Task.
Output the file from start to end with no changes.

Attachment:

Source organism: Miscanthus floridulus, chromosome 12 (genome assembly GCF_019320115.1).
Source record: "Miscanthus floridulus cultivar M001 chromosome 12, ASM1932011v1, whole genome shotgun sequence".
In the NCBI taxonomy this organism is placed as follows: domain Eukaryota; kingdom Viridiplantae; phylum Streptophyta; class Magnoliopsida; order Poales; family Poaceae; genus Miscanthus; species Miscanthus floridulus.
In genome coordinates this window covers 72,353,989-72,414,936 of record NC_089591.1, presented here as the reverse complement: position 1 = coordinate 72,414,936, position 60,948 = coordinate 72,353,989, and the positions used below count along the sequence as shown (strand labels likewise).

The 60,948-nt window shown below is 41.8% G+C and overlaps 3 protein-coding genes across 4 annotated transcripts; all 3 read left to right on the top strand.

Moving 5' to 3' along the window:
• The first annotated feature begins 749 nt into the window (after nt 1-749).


Source organism: Miscanthus floridulus, chromosome 12 (genome assembly GCF_019320115.1).
Source record: "Miscanthus floridulus cultivar M001 chromosome 12, ASM1932011v1, whole genome shotgun sequence".
In the NCBI taxonomy this organism is placed as follows: domain Eukaryota; kingdom Viridiplantae; phylum Streptophyta; class Magnoliopsida; order Poales; family Poaceae; genus Miscanthus; species Miscanthus floridulus.
In genome coordinates this window covers 72,353,989-72,414,936 of record NC_089591.1, presented here as the reverse complement: position 1 = coordinate 72,414,936, position 60,948 = coordinate 72,353,989, and the positions used below count along the sequence as shown (strand labels likewise).

The 60,948-nt window shown below is 41.8% G+C and overlaps 3 protein-coding genes across 4 annotated transcripts; all 3 read left to right on the top strand.

Moving 5' to 3' along the window:
• The first annotated feature begins 749 nt into the window (after nt 1-749).